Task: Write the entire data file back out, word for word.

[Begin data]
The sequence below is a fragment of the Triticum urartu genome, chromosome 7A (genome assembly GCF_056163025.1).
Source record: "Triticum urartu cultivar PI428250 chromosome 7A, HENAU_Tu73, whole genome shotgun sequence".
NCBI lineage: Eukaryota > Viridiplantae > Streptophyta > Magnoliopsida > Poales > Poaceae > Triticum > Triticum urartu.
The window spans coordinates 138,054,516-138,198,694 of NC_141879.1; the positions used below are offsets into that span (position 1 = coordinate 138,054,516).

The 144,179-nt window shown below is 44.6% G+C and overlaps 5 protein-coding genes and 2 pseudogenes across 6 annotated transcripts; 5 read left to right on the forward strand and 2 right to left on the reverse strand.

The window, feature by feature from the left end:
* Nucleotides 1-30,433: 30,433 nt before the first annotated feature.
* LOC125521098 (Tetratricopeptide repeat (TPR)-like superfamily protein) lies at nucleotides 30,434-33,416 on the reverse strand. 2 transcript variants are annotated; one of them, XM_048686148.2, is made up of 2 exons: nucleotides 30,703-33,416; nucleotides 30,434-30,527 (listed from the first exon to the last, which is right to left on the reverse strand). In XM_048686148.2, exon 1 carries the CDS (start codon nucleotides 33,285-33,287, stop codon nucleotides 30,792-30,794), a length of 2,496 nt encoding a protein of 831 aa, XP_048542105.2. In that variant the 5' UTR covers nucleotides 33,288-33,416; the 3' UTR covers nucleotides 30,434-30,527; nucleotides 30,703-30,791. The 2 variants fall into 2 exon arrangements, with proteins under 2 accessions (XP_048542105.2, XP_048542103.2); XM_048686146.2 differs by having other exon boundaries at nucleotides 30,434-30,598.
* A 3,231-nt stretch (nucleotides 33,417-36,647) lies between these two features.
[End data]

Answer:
The sequence below is a fragment of the Triticum urartu genome, chromosome 7A (genome assembly GCF_056163025.1).
Source record: "Triticum urartu cultivar PI428250 chromosome 7A, HENAU_Tu73, whole genome shotgun sequence".
NCBI lineage: Eukaryota > Viridiplantae > Streptophyta > Magnoliopsida > Poales > Poaceae > Triticum > Triticum urartu.
The window spans coordinates 138,054,516-138,198,694 of NC_141879.1; the positions used below are offsets into that span (position 1 = coordinate 138,054,516).

The 144,179-nt window shown below is 44.6% G+C and overlaps 5 protein-coding genes and 2 pseudogenes across 6 annotated transcripts; 5 read left to right on the forward strand and 2 right to left on the reverse strand.

The window, feature by feature from the left end:
* Nucleotides 1-30,433: 30,433 nt before the first annotated feature.
* LOC125521098 (Tetratricopeptide repeat (TPR)-like superfamily protein) lies at nucleotides 30,434-33,416 on the reverse strand. 2 transcript variants are annotated; one of them, XM_048686148.2, is made up of 2 exons: nucleotides 30,703-33,416; nucleotides 30,434-30,527 (listed from the first exon to the last, which is right to left on the reverse strand). In XM_048686148.2, exon 1 carries the CDS (start codon nucleotides 33,285-33,287, stop codon nucleotides 30,792-30,794), a length of 2,496 nt encoding a protein of 831 aa, XP_048542105.2. In that variant the 5' UTR covers nucleotides 33,288-33,416; the 3' UTR covers nucleotides 30,434-30,527; nucleotides 30,703-30,791. The 2 variants fall into 2 exon arrangements, with proteins under 2 accessions (XP_048542105.2, XP_048542103.2); XM_048686146.2 differs by having other exon boundaries at nucleotides 30,434-30,598.
* A 3,231-nt stretch (nucleotides 33,417-36,647) lies between these two features.